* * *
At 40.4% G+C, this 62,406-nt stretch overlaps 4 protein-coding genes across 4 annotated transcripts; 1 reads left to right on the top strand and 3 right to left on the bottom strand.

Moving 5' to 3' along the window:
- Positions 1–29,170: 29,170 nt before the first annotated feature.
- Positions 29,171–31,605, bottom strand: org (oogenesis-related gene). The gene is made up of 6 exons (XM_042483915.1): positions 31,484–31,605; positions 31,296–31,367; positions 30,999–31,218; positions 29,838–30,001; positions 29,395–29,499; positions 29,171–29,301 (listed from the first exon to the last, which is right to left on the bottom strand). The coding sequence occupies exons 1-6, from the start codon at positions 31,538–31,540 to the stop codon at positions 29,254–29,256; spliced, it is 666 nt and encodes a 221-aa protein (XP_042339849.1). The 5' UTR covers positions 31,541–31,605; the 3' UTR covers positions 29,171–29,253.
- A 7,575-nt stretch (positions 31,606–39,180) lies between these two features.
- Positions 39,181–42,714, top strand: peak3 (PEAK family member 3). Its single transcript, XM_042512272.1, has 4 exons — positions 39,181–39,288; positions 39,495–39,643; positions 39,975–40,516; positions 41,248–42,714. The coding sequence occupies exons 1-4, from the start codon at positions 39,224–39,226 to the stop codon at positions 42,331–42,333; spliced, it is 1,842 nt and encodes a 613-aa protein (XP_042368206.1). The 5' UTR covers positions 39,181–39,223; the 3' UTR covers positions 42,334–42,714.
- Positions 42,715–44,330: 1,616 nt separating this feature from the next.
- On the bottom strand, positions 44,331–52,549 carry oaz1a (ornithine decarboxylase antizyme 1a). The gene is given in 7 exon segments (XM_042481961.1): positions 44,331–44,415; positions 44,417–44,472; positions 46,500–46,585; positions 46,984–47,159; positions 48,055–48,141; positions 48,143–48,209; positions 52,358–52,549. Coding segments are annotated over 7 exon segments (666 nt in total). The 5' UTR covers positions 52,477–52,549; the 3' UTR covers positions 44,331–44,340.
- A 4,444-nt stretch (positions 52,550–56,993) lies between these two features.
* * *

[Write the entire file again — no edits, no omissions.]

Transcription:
At 40.4% G+C, this 62,406-nt stretch overlaps 4 protein-coding genes across 4 annotated transcripts; 1 reads left to right on the top strand and 3 right to left on the bottom strand.

Moving 5' to 3' along the window:
- Positions 1–29,170: 29,170 nt before the first annotated feature.
- Positions 29,171–31,605, bottom strand: org (oogenesis-related gene). The gene is made up of 6 exons (XM_042483915.1): positions 31,484–31,605; positions 31,296–31,367; positions 30,999–31,218; positions 29,838–30,001; positions 29,395–29,499; positions 29,171–29,301 (listed from the first exon to the last, which is right to left on the bottom strand). The coding sequence occupies exons 1-6, from the start codon at positions 31,538–31,540 to the stop codon at positions 29,254–29,256; spliced, it is 666 nt and encodes a 221-aa protein (XP_042339849.1). The 5' UTR covers positions 31,541–31,605; the 3' UTR covers positions 29,171–29,253.
- A 7,575-nt stretch (positions 31,606–39,180) lies between these two features.
- Positions 39,181–42,714, top strand: peak3 (PEAK family member 3). Its single transcript, XM_042512272.1, has 4 exons — positions 39,181–39,288; positions 39,495–39,643; positions 39,975–40,516; positions 41,248–42,714. The coding sequence occupies exons 1-4, from the start codon at positions 39,224–39,226 to the stop codon at positions 42,331–42,333; spliced, it is 1,842 nt and encodes a 613-aa protein (XP_042368206.1). The 5' UTR covers positions 39,181–39,223; the 3' UTR covers positions 42,334–42,714.
- Positions 42,715–44,330: 1,616 nt separating this feature from the next.
- On the bottom strand, positions 44,331–52,549 carry oaz1a (ornithine decarboxylase antizyme 1a). The gene is given in 7 exon segments (XM_042481961.1): positions 44,331–44,415; positions 44,417–44,472; positions 46,500–46,585; positions 46,984–47,159; positions 48,055–48,141; positions 48,143–48,209; positions 52,358–52,549. Coding segments are annotated over 7 exon segments (666 nt in total). The 5' UTR covers positions 52,477–52,549; the 3' UTR covers positions 44,331–44,340.
- A 4,444-nt stretch (positions 52,550–56,993) lies between these two features.